Late Easter means big sales for vegetables and more, shippers say

02/11/2011 03:43:16 PM
Jim Offner

In 2011, Easter falls on April 24, one of the latest days possible. It won’t fall as late again until 2038.

For growers and shippers of vegetables from west Mexico, where Easter retail promotions are concerned, the later the holiday comes, the better.

“For whatever reason, Easter is a key for when people think about either stop buying here or buying from another district,” said Chris Ciruli, a partner with Nogales, Ariz.-based grower-shipper Ciruli Bros.

“If you have an early Easter in March, people tend to think about getting out of this area and going somewhere else in April. They think about setting their promotions around Easter, so it tends to give us a better pull in April because guys are setting up their Easter pulls.”

A late Easter this year will give suppliers of west Mexico product plenty of time to run a variety of retail promotions, Ciruli said.

“That tends to help us out for two reasons,” he said. “One is, we’re winding down crops and you’re getting those crops moved out and, two, you’re getting into some of the summertime/spring items where we’re the first guys to jump back into melons, the first guys to jump into mangoes and get some of that stuff going for Easter promotions.”

That’s important, because promotional programs need plenty of lead time to plan and execute, Ciruli said.

“I know it’s hard to say you’re already thinking about spring, but in this world of produce we live in, everybody’s running ads six weeks out, and we’re looking at March promotions (in January),” he said. “You get more items out and you’re able to be in promotions longer.”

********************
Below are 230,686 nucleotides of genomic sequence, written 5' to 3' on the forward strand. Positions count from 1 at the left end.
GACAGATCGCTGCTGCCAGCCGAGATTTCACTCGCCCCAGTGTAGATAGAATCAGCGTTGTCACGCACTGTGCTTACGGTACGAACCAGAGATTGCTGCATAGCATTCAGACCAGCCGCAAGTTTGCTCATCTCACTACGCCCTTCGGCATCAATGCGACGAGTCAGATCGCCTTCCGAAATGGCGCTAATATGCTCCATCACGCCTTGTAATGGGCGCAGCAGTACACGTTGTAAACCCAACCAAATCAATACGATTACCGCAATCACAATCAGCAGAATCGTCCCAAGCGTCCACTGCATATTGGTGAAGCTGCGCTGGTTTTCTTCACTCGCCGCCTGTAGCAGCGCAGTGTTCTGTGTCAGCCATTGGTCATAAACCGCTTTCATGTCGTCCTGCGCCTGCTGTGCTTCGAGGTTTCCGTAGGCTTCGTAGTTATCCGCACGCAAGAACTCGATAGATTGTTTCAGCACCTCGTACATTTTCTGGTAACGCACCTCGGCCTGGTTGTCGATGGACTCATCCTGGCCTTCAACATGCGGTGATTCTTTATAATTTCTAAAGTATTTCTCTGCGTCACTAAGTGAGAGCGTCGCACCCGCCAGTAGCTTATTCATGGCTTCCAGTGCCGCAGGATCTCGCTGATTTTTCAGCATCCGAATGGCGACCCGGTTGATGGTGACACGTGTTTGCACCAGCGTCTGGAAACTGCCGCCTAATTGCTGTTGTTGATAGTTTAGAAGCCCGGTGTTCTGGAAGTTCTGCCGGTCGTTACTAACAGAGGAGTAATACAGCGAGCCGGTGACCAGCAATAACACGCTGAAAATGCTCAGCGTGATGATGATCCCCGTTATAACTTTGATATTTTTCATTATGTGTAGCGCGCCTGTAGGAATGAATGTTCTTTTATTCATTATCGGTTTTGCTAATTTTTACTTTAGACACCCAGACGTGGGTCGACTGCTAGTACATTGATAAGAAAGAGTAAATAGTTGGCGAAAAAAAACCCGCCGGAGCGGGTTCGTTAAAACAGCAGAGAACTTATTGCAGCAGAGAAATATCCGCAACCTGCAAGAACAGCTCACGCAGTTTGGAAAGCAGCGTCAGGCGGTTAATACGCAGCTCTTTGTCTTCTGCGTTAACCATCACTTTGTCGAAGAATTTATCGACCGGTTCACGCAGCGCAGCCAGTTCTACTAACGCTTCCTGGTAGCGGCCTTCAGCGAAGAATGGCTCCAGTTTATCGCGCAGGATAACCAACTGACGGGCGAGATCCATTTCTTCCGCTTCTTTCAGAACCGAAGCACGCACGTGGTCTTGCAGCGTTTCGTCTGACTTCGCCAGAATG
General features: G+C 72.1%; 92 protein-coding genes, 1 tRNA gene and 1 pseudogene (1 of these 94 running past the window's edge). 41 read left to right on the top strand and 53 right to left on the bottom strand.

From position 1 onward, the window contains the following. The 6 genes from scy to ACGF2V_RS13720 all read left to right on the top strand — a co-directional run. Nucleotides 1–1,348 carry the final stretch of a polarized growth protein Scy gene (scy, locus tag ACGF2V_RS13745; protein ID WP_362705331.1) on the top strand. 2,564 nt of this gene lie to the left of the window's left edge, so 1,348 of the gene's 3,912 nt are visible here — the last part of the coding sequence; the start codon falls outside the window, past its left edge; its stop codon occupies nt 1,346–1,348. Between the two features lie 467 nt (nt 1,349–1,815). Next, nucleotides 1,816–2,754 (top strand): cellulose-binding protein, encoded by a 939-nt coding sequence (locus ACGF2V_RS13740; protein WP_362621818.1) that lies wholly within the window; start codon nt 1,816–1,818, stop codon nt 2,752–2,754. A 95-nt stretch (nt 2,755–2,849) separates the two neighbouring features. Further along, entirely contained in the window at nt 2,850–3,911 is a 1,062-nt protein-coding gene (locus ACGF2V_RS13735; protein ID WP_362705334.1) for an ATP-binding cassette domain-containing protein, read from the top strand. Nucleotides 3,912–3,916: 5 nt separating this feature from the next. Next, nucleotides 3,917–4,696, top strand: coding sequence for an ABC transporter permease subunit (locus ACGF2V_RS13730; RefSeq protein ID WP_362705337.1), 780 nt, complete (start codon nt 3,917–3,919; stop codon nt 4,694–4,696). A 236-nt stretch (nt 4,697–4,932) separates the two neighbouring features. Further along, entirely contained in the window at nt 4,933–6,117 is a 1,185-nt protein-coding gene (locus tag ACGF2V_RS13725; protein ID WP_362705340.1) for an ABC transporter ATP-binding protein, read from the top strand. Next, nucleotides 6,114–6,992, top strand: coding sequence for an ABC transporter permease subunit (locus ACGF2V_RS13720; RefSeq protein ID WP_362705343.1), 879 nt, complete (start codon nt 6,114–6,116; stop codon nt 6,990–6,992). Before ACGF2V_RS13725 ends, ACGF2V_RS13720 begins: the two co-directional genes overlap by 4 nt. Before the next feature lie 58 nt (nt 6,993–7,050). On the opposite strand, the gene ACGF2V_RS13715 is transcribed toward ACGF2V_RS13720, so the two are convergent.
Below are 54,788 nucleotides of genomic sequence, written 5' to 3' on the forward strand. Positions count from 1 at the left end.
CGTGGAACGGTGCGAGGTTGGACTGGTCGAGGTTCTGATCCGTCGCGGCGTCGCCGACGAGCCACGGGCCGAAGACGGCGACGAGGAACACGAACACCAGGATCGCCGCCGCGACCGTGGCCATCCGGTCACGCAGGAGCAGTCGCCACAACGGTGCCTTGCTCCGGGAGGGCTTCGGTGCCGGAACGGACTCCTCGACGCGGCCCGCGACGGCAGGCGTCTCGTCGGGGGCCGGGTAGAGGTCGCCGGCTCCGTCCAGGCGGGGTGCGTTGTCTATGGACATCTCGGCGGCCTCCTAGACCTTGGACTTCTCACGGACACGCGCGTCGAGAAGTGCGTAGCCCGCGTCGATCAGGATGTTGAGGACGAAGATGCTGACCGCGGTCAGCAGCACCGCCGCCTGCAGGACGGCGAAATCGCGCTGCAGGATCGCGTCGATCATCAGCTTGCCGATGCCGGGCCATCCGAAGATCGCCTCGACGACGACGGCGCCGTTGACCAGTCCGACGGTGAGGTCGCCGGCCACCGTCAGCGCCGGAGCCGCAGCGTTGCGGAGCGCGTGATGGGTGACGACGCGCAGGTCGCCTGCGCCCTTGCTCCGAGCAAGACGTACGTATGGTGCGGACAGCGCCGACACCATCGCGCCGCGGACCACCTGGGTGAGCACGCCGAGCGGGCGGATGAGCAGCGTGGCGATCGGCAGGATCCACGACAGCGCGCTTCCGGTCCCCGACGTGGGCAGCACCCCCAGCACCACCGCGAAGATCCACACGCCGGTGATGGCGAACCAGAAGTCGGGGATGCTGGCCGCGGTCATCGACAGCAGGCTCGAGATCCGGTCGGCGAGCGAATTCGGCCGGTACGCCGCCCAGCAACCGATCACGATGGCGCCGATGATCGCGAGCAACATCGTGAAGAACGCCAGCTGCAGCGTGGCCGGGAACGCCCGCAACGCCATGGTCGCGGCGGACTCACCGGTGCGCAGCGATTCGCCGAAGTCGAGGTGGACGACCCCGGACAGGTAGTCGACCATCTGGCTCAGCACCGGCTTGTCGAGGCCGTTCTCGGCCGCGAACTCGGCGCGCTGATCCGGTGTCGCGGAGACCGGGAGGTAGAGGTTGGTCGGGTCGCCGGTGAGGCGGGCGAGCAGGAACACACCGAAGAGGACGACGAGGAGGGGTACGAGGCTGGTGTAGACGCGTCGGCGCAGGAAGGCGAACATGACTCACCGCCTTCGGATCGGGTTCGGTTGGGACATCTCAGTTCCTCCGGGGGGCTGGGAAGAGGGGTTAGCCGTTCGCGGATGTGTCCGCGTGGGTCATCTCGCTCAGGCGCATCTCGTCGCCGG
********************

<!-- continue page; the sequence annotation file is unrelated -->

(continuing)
Post-Easter sales, in some years, tend to hit a lull, so a later holiday will keep things humming longer, said John McDaniel, sales manager with Nogales-based Meyer Tomatoes LLC.

“I think it’s going to help,” he said. “After Easter, it’s kind of slow for us. It always happens like that. But being late is going to help a lot. People eat more vegetables and more tomatoes, so I think it’s going to help us keep moving fruit.”

It’s particularly helpful when markets are strong, said Steve LeFevre, sales manager for Wholesum Family Farms, an organic vegetable grower-shipper in Nogales.

“Our prices are pretty strong going into March, so, yeah, given that opportunity for one more push, it would be great, especially for us in the tomato and tomato-on-the-vine category, where we start to hit pretty decent production when spring starts.”

Easter’s timing this year may be ideal, LeFevre said.

“We only go into May, so we’re kind of winding down anyway,” he said. “But once we hit springtime, our tomato production almost doubles, so that’s a great opportunity for us to run those two products for our Easter push.”


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